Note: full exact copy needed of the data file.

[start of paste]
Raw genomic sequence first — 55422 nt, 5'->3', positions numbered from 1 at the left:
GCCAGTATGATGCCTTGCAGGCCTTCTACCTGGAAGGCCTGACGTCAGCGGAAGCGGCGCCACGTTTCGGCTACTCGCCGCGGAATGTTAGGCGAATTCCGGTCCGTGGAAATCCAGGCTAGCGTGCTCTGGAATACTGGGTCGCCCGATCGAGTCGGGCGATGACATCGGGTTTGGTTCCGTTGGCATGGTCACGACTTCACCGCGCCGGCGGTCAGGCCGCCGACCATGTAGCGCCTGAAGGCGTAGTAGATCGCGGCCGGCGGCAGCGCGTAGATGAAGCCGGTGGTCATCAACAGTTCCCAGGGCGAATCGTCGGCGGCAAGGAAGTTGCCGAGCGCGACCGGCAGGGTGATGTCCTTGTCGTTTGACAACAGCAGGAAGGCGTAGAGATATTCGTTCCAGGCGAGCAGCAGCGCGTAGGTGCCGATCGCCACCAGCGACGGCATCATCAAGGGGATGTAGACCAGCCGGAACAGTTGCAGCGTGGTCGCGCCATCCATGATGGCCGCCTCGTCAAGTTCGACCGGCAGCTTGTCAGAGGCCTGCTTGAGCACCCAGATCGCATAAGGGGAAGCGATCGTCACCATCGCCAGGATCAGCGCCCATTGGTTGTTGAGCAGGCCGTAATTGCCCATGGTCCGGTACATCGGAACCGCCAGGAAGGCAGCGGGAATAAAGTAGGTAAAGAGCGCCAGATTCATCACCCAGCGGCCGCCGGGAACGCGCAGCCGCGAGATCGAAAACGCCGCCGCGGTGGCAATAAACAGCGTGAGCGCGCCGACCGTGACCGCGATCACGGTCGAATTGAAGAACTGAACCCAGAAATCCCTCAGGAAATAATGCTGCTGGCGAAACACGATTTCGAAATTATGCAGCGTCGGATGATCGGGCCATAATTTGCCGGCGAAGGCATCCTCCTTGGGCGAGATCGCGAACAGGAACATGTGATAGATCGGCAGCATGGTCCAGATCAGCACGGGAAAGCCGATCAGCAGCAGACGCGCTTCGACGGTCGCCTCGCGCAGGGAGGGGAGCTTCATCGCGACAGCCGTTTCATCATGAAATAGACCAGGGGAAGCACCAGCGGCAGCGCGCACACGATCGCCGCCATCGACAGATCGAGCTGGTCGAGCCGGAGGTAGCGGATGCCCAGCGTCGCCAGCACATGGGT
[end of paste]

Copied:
Raw genomic sequence first — 55422 nt, 5'->3', positions numbered from 1 at the left:
GCCAGTATGATGCCTTGCAGGCCTTCTACCTGGAAGGCCTGACGTCAGCGGAAGCGGCGCCACGTTTCGGCTACTCGCCGCGGAATGTTAGGCGAATTCCGGTCCGTGGAAATCCAGGCTAGCGTGCTCTGGAATACTGGGTCGCCCGATCGAGTCGGGCGATGACATCGGGTTTGGTTCCGTTGGCATGGTCACGACTTCACCGCGCCGGCGGTCAGGCCGCCGACCATGTAGCGCCTGAAGGCGTAGTAGATCGCGGCCGGCGGCAGCGCGTAGATGAAGCCGGTGGTCATCAACAGTTCCCAGGGCGAATCGTCGGCGGCAAGGAAGTTGCCGAGCGCGACCGGCAGGGTGATGTCCTTGTCGTTTGACAACAGCAGGAAGGCGTAGAGATATTCGTTCCAGGCGAGCAGCAGCGCGTAGGTGCCGATCGCCACCAGCGACGGCATCATCAAGGGGATGTAGACCAGCCGGAACAGTTGCAGCGTGGTCGCGCCATCCATGATGGCCGCCTCGTCAAGTTCGACCGGCAGCTTGTCAGAGGCCTGCTTGAGCACCCAGATCGCATAAGGGGAAGCGATCGTCACCATCGCCAGGATCAGCGCCCATTGGTTGTTGAGCAGGCCGTAATTGCCCATGGTCCGGTACATCGGAACCGCCAGGAAGGCAGCGGGAATAAAGTAGGTAAAGAGCGCCAGATTCATCACCCAGCGGCCGCCGGGAACGCGCAGCCGCGAGATCGAAAACGCCGCCGCGGTGGCAATAAACAGCGTGAGCGCGCCGACCGTGACCGCGATCACGGTCGAATTGAAGAACTGAACCCAGAAATCCCTCAGGAAATAATGCTGCTGGCGAAACACGATTTCGAAATTATGCAGCGTCGGATGATCGGGCCATAATTTGCCGGCGAAGGCATCCTCCTTGGGCGAGATCGCGAACAGGAACATGTGATAGATCGGCAGCATGGTCCAGATCAGCACGGGAAAGCCGATCAGCAGCAGACGCGCTTCGACGGTCGCCTCGCGCAGGGAGGGGAGCTTCATCGCGACAGCCGTTTCATCATGAAATAGACCAGGGGAAGCACCAGCGGCAGCGCGCACACGATCGCCGCCATCGACAGATCGAGCTGGTCGAGCCGGAGGTAGCGGATGCCCAGCGTCGCCAGCACATGGGT